EP749 Basic Setup and Inputs
The Optoma EP749 is primarily designed to be a multimedia data projector. However, it functions well as a home theater projector and one in which you can play video games on. For the price, this projector is a powerhouse. Being a budget-minded model, this Optoma EP749 is no sidekick, it really performs well in multiple applications… including its primary function as an outstanding data projector.
Things I really liked about this projector:
- Price: While there are other projectors on the market that may perform better than this one at higher price points. For the money, this one is a cut above.
- Remote Control: Although the remote for this projector is small and simple in design, it still gives the user a great deal of control over the projector with a wide range allowed to use the remote from many directions around it.
- Image Control: This projector provides a great deal of control over the image it casts onto a screen. Giving the user the ability to truly tailor the image to a specific need with regards to brightness and color control for the room or space it’s being used.
Optoma EP749 Basic Setup & First Impressions
In this particular review I went with a desktop setup configuration and began with the mindset that I would at least initially, use the projector in much the same way the average consumer who might purchase this projector would. I started with it table mounted without a screen and began my testing with it pointed directly at a blank white wall.
I plugged it in, connected it via VGA cable and an S-Video cable and got started. From here I wasn’t terribly concerned with throw distance measurements, screen type, screen and projector height or anything very technical. I wanted to work with it from a consumer “plug and play” perspective to start with. Later in my review I’ll get into more of the high level technical aspects of this projector.
Initially I connected a Dell Inspiron laptop computer to the EP749 to see how well it performed with PC graphics and processing. Once connected and the laptop was powered up, the projector automatically set itself to a default resolution and displayed the desktop image. I changed the setting using my laptop's screen resolution under Desktop Properties > Settings so that I could match the native resolution of the projector. Once the setting was adjusted the image just popped right off the screen (wall). At this point I had made no adjustments to color control or any other image control and it actually didn’t look too bad projected right onto a blank white wall.
From there I loaded a Power Point presentation from my laptop that was heavy with graphics and color. The Optoma EP749 performed quite well with this presentation. Showing animated graphics and high resolution images projected onto a blank white wall, with virtually no adjustment to the image at all. I did however need to adjust the front “foot” to raise the image a little and also used the rear adjustable “feet” to control the pitch of the image to get it straight and better centered.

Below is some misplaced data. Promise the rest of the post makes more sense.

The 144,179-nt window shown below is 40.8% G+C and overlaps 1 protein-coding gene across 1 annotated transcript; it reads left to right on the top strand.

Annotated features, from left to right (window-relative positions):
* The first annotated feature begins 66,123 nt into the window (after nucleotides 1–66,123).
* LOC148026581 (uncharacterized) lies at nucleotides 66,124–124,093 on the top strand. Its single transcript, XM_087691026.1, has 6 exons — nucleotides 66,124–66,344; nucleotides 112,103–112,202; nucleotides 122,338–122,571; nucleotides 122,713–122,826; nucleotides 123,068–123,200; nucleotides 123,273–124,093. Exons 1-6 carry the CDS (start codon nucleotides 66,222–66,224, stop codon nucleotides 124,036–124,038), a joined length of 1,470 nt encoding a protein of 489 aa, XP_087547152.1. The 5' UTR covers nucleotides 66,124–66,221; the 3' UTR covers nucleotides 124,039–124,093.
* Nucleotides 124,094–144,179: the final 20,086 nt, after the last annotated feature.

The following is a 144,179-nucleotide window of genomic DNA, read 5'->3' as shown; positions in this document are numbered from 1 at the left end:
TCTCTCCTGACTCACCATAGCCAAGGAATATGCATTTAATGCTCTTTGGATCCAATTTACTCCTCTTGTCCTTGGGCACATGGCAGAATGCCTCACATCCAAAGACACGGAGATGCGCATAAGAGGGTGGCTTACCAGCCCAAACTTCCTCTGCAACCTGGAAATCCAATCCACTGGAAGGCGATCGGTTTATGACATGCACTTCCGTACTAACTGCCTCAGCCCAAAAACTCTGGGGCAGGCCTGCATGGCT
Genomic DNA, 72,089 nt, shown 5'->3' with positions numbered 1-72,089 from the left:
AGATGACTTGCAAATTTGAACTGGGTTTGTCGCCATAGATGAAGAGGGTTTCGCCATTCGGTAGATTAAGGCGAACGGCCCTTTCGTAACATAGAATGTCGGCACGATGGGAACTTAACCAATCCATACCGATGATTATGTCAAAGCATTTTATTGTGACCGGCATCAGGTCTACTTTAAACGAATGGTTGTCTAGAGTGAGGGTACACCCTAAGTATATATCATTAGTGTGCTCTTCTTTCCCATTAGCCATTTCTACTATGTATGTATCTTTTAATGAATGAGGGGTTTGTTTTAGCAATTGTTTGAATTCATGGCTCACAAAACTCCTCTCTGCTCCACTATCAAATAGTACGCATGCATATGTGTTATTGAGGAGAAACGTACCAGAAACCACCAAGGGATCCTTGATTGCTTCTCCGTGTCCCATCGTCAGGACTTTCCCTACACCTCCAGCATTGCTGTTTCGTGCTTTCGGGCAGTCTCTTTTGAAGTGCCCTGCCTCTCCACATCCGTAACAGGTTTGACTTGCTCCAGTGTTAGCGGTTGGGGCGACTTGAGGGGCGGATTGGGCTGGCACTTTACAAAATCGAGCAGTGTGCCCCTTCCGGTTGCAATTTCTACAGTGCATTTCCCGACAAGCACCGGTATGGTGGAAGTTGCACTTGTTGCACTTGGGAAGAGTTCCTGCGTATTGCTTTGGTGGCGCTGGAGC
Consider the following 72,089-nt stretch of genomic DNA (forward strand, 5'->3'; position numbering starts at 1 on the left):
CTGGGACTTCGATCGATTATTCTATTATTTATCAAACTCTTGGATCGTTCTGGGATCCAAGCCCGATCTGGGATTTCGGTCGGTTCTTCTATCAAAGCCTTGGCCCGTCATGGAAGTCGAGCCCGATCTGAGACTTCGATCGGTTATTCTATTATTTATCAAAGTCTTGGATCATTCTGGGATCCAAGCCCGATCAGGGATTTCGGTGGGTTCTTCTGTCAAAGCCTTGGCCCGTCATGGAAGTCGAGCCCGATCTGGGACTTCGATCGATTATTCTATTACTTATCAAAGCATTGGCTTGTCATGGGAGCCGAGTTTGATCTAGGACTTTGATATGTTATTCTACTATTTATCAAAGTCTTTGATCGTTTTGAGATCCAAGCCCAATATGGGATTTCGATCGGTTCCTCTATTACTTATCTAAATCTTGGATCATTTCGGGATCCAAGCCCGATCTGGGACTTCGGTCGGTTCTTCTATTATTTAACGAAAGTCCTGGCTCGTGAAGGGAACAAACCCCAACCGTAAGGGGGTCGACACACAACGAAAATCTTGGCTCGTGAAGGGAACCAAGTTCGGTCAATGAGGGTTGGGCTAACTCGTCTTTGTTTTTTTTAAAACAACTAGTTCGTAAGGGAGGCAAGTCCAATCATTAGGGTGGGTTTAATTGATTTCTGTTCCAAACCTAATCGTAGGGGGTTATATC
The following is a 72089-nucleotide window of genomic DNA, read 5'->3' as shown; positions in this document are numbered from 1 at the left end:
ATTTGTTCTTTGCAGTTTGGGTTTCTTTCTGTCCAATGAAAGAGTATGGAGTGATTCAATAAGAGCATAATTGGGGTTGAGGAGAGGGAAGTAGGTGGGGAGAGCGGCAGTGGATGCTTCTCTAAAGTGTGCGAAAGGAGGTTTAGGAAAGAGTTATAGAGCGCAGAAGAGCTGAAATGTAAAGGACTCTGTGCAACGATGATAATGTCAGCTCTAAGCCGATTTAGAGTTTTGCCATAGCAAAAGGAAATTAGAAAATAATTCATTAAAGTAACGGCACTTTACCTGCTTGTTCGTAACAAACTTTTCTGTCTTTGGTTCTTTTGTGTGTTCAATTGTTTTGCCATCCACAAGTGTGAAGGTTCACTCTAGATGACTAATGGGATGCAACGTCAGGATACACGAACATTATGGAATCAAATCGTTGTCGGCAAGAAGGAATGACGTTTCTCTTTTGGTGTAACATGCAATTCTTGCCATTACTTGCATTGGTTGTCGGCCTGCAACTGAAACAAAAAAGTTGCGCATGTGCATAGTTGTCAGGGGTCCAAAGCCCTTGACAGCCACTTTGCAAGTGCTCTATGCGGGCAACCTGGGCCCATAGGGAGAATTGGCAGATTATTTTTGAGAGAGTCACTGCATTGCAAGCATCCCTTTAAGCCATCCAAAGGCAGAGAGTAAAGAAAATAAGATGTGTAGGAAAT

After running through the various slides of the presentation, I booted up Internet Explorer to see how well it would do with an Internet browser running and flipped through some web pages with full motion video clips in them. I visited: www.cnn.com and clicked on a video story to view it through the projector. I did not have to make any adjustments to the projector or my laptop settings for the projector to automatically adapt to the proper screen resoluton, it was automatic and I liked it… a lot. I also visited www.youtube.com as well as www.abc.com to see more video clips. The projector reacted the same way with each internet video clip that I loaded and played.
It was then time to bring in the screen and get serious about running the projector through its paces. The screen I used for this review was a Da-Lite Deluxe Insta-Theater 80” screen. This screen was a great match for reviewing this particular Optoma projector. The Da-Lite Deluxe Insta-Theater screen is portable and comes in its own travel case. Installation is extremely easy, needing only to unlock the case, turn the “feet” out for support and pull up on the handle. It’s really just that simple.
Now that the screen was set up and in place, it was time to consider the connection options on the Optoma EP749. The input options available are: DVI-D, VGA (x2), S-Video and Composite.
The other connections available on the Optoma EP749 are: Audio In and Audio Out, VGA Out and an RS-232 control.
For the rest of this review I utilized the DVI-D, VGA and S-Video connections. I did not use either audio function or the Composite video connection, nor did I use the RS-232 or VGA Out options either. As mentioned earlier in this article, this review was intended to come from more of an average consumer perspective rather than a highly technical one.
Had to go back 4 years to dig this one out of the gutter.
It doesn't matter if it is a projector or a projector screen.
I run the heck in the opposite direction!